You’re in Manhattan’s Times Square, run­ning late for dinner at Le Cirque, on East 58th St. You open the Uber app on your smart­phone, hoping a car from the now ubiq­ui­tous ride-​​sharing ser­vice is nearby, only to dis­cover that you’ll have to pay 1.5 times the base rate for the ride.

New research, led by Christo Wilson, assis­tant pro­fessor in the Col­lege of Com­puter and Infor­ma­tion Sci­ence, unlocks details behind the algo­rithm that drives this surge pricing. Based on data from Man­hattan, Wilson’s team also has a fix:

Wait five min­utes, or walk a few short blocks, and the surge noti­fi­ca­tion may disappear.

Under the Uber hood

On Thursday, at the 2015 Internet Mea­sure­ment Con­fer­ence, in Tokyo, Wilson revealed that and more of Uber’s secrets.

Wilson and his co-​​authors, Le Chen, PhD’16, and asso­ciate pro­fessor Alan Mis­love, had long been trou­bled by Uber’s “lack of trans­parency.” Other sharing mar­ket­places, such as Ebay and AirBnB, openly dis­play their prod­ucts and prices online, enabling cus­tomers to make informed choices. Uber, on the other hand, oper­ates in the dark: It releases no num­bers about how many people are requesting cars or how many dri­vers are avail­able, and prices vary wildly, based on time and place of cus­tomers’ requests.

You have to trust that their system is doing what they say it’s doing,” says Wilson, whose schol­ar­ship focuses on auditing algo­rithms. “But that’s the ques­tion: Is it doing what they claim?”

Well, yes…and no, the researchers found.

Research by Northeastern's Christo Wilson reveals Uber pricing disparity in New York's Times Square

To bal­ance supply and demand during periods of high usage, or “surges,” Wilson says, Uber uses “an opaque ‘surge pricing’ algo­rithm” that changes fares every five min­utes. And it divides the cities it ser­vices into “dis­crete ‘surge areas.’” The con­flu­ence of ric­o­cheting prices and dis­cretely defined areas leads, the team found, to an unusual—and unfair—scenario: “corner cases,” says Wilson, “where you can walk across the street and all of a sudden the price changes.”

Times Square, their data show, is one of those corner cases. “For example,” they write in the paper, “20 per­cent of the time in Times Square, cus­tomers can save 50 per­cent or more by being in an adja­cent surge area.”

What exactly are surge areas? They are man­u­ally demar­cated sec­tions of a par­tic­ular city, each with its own inde­pen­dent price based on inten­sity of demand at a par­tic­ular point in time. The maps of the surge areas look like funky jigsaw puz­zles: uneven pieces with mostly sharp edges locked together. Boston, for instance, has nine surge areas. Man­hattan: 16. London: 19. Still, says Wilson, how Uber divided up the cities is not clear.

Uber surge regions: Boston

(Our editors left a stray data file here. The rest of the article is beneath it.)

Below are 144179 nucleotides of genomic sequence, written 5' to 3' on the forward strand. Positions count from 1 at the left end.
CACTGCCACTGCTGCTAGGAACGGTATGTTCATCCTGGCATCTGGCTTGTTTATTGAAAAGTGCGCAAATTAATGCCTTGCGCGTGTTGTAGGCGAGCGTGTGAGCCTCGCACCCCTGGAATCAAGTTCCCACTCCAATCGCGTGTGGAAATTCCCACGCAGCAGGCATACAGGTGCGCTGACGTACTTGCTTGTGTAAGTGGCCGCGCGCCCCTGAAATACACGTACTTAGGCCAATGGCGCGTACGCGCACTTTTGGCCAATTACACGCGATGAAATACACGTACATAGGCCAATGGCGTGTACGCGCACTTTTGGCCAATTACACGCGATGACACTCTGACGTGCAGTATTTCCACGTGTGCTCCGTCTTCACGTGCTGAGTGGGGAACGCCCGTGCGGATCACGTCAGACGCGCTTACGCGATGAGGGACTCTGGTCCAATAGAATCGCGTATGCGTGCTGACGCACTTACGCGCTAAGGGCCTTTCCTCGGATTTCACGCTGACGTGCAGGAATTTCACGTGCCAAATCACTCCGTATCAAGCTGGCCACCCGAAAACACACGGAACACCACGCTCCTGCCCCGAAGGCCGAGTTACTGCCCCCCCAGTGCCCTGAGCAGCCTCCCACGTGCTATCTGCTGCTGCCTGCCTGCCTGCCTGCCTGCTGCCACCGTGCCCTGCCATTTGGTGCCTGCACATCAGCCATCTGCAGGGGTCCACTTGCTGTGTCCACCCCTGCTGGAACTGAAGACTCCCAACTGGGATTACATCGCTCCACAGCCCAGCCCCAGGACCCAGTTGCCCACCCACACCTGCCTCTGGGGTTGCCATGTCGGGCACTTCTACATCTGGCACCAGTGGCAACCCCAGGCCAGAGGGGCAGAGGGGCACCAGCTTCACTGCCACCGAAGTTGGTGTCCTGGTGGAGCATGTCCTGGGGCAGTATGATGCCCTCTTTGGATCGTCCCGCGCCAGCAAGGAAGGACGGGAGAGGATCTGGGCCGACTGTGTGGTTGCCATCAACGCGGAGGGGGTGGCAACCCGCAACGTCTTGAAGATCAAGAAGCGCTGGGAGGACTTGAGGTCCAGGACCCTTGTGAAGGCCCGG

Uber divides the cities it ser­vices into “dis­crete ‘surge areas,’” according to research led by Northeastern’s Christo Wilson. Boston, for instance, has nine such regions. Graphic by Erica Lewy/​Northeastern University.

Becoming Uber

To con­duct the research, Wilson and his col­leagues did more than look under Uber’s hood; they essen­tially crawled inside its com­puter systems.

Using servers in a closet on the North­eastern campus, they pro­grammed and ran Uber apps “pre­tending” to be people at 43 dif­ferent GPS loca­tions throughout San Fran­cisco and Man­hattan over a four-​​week period. The researchers chose San Fran­cisco and Man­hattan for sev­eral rea­sons, including their having, respec­tively, the second and third largest number of Uber dri­vers in the U.S. and large dif­fer­ences in access to public transportation.

If you’re a cus­tomer, it can pay to wait or walk.
— Christo Wilson, North­eastern Uni­ver­sity assis­tant professor

The data they col­lected included the surge price—that is, the number by which the base price was mul­ti­plied during surges—and esti­mated wait time for each “ride” as well as the loca­tion of the “request.” Crunching the data, they tracked supply and demand, how those dynamics changed over time and dis­tance, and the way surge prices varied by location.

We did a lot of cor­re­la­tion analysis looking at how many cars were get­ting booked over time and how many cars were avail­able, and you do see high cor­re­la­tion between supply and demand and the surge,” says Wilson. “So the system is def­i­nitely responding to supply and demand changes.”

Christo Wilson, assistant professor in the College of Computer and Information Science, led the first in-depth investigation of Uber, the ride-sharing service. Photo by Mariah Tauger/Northeastern University.

Christo Wilson, assis­tant pro­fessor in the Col­lege of Com­puter and Infor­ma­tion Sci­ence, led the first in-​​depth inves­ti­ga­tion of Uber, the ride-​​sharing ser­vice. Photo by Mariah Tauger/​Northeastern University.

Still, there is room for manip­u­la­tion, on the part of both dri­vers and customers.

The data wasn’t con­clu­sive regarding dri­vers. But Uber driver forums, Wilson reports, con­tained con­ver­sa­tions about “collusion”—drivers in a spe­cific area uniting to go offline to arti­fi­cially reduce supply and thus lead to a price surge. “The dri­vers talk about this, but we don’t have any evi­dence that this actu­ally works,” says Wilson.

For cus­tomers, how­ever, the find­ings were explicit. “If you’re a cus­tomer, it can pay to wait or walk,” says Wilson. He notes, how­ever, that you can’t know where to walk to or how far if you don’t have a detailed surge-​​area map in hand—and Uber is unlikely to ever pro­vide one.

How­ever, Wilson and his team will. “Sit­ting on my com­puter is all the research we’re doing in this vein,” he says. “We have a web­site for it, and even­tu­ally we’ll have a page about the paper that’s acces­sible to the public. We are devel­oping surge maps, and will put all of them there there, too.”